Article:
Nearly five years after the loss of 19 of Prescott’s Granite Mountain Hotshots, the tragedy continues to resonate in the community through a variety of memorialization efforts.
From a final home for one of the Hotshots’ transport buggies, to ongoing plans for a monument on the Yavapai County Courthouse Plaza, to a growing effort to display the artifacts left on the fence around the Hotshots’ fire station, progress is quietly underway on remembrances for the fallen firefighters.
Five years ago this month, the elite Hotshot crew was gearing up for the coming firefighting season – hiring and training new seasonal recruits. Just months later, 19 members of the crew died fighting the Yarnell Hill Fire on June 30.
Since then, a number of memorialization efforts have been completed, including a new Granite Mountain Hotshots Memorial State Park in Yarnell, and a virtual museum (www.prescottlibrary.info/tfpp) that displays photos and information on the memorabilia from the Tribute Fence.
Still, a push has also been underway for more local memorials, including one on the courthouse plaza, and a museum of some sort to display the items that the grieving community left on the fence at Station 7 on Sixth Street in the weeks after the tragedy.
Meanwhile, the Los Angeles County Fire Museum also is finishing up its display of one of the Hotshots’ transport buggies at its new facility in Bellflower, California.
All three efforts are expected to show progress by the five-year mark of the tragedy on June 30.
Buggy’s permanent home
Joe Woyjeck, the father of fallen Hotshot Kevin Woyjeck, spearheaded the Los Angeles County Fire Museum’s 2017 purchase of the two buggies that carried the Hotshots to their final assignment in Yarnell.
In June 2017, museum representatives transported one of the buggies to California, where it was temporarily displayed at the existing museum site while work was wrapping up on the new 27,000-square-foot facility in Bellflower.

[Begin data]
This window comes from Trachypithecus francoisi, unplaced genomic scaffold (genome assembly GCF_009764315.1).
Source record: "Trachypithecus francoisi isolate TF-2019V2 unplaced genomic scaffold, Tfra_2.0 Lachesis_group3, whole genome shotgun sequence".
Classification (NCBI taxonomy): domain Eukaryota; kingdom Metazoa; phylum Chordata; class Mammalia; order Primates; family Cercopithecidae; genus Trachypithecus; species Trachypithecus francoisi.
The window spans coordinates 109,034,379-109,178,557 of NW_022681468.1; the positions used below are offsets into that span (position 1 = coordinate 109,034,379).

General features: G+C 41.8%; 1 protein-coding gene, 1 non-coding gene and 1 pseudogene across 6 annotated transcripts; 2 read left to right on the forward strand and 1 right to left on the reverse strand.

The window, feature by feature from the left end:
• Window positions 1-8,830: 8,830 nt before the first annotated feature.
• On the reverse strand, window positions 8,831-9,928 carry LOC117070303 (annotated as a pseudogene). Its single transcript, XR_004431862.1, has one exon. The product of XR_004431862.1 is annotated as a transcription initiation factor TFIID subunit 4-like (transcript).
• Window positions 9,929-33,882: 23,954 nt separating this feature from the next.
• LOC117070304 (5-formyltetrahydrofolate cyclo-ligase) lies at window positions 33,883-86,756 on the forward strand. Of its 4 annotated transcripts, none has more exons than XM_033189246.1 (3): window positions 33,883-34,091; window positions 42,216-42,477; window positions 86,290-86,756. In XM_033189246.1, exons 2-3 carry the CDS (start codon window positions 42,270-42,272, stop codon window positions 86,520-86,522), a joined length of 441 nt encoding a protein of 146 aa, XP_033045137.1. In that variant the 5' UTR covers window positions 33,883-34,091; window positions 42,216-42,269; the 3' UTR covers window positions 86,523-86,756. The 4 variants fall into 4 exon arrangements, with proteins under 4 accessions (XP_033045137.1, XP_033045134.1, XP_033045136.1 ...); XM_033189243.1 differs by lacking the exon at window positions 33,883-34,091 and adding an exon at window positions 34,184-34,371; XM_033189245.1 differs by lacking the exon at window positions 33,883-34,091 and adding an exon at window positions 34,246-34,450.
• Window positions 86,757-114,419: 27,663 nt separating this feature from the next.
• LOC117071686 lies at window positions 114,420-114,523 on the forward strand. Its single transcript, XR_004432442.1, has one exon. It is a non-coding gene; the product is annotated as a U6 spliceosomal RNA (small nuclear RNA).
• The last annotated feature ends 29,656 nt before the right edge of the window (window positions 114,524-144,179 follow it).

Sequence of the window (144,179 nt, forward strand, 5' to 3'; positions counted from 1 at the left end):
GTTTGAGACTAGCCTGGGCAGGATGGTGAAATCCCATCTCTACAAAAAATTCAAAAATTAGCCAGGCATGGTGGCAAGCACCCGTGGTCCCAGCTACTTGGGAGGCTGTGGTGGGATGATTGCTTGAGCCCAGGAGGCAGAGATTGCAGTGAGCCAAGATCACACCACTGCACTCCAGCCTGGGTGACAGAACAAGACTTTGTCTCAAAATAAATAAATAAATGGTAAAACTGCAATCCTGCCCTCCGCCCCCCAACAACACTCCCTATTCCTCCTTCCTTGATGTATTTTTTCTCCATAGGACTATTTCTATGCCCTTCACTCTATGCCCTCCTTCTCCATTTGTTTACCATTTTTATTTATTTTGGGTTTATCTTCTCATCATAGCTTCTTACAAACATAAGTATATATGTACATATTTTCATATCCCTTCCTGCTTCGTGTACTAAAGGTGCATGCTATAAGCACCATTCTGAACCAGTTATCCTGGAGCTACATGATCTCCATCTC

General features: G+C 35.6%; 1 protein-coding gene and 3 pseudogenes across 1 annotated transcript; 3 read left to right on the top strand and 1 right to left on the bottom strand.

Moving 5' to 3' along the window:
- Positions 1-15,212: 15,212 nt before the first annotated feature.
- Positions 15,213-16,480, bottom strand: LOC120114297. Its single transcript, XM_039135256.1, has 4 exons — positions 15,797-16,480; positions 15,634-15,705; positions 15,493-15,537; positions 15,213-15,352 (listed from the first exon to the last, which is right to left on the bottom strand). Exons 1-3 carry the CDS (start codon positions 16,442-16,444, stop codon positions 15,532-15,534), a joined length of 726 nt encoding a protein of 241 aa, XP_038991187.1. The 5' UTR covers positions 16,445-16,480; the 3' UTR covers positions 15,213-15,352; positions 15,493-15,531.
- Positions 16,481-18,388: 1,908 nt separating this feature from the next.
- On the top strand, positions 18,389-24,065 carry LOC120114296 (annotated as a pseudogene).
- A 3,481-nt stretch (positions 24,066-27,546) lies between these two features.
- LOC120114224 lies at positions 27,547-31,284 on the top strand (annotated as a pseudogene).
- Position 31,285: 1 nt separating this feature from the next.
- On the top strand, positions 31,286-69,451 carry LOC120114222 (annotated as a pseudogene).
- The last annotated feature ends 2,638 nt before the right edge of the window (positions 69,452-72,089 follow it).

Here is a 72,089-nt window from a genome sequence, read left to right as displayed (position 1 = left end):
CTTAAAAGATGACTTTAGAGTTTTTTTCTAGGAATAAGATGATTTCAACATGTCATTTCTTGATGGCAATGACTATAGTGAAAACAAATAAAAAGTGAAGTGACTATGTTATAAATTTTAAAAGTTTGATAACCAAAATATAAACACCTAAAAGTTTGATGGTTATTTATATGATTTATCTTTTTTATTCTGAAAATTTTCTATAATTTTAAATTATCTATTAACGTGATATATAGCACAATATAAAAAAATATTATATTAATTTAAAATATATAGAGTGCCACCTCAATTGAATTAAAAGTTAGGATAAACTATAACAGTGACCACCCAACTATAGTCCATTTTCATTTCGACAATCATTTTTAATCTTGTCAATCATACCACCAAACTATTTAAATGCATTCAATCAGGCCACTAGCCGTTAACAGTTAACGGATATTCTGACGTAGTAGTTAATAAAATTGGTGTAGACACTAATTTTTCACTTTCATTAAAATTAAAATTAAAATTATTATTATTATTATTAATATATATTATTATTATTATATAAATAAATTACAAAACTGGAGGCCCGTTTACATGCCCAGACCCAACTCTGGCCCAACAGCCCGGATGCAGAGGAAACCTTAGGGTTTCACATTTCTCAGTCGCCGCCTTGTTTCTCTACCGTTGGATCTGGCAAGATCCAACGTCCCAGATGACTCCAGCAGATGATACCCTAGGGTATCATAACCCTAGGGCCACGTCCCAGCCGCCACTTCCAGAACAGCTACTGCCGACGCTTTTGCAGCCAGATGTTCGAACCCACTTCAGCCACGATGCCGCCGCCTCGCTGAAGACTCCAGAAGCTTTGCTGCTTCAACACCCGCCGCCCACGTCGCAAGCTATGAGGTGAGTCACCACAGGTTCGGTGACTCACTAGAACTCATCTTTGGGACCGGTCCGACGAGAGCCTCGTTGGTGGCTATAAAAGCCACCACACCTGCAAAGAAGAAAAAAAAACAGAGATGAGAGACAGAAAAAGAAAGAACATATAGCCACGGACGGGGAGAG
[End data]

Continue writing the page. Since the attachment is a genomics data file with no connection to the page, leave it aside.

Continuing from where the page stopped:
Woyjeck, vice president of the Los Angeles County Fire Museum, reported this past week that the buggy was moved on Feb. 7 to its new spot in the nearly finished museum space.
“I hadn’t driven the buggy before, and it was very emotional to drive it,” Woyjeck said, noting that the buggy would be displayed along with other rigs that have sentimental value for Los Angeles-area firefighters.
A professional display-development company will work on signs that will explain the buggy’s history to the public. “It will definitely tell a story,” Woyjeck said.
A private ribbon-cutting for the new museum space took place in late January, and Woyjeck expects a “soft opening” of the new museum to the public by April or May.
Then, on July 14, an all-day grand opening is being planned. Woyjeck says the event will be free and open to the public, and organizers are expecting a turnout of more than 5,000 people.
As the event approaches, more information will be available on the museum’s website at www.lacountyfiremuseum.com.
A Hotshot presence on the courthouse plaza also is still in the works. While the actual monument will not be in place by the five-year mark, a vision of what is to come likely will be made public before June 30.
The idea for a downtown-Prescott memorial arose soon after the Yarnell Hill Fire. Bruce Martinez, a retired Prescott Fire Chief, was asked by the Prescott Fire Department to help field calls that were flooding in with memorial ideas after the tragedy.
That led to the formation of the Granite Mountain Hotshots Memorial Partnership, which, in early 2016, put out a call to the public for ideas on the details of the memorial.
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The committee later put out a request for proposals from artists, and by June 2017, more than two dozen had submitted ideas for the memorial. That number, in turn, was pared to five artists, who were interviewed by the partnership.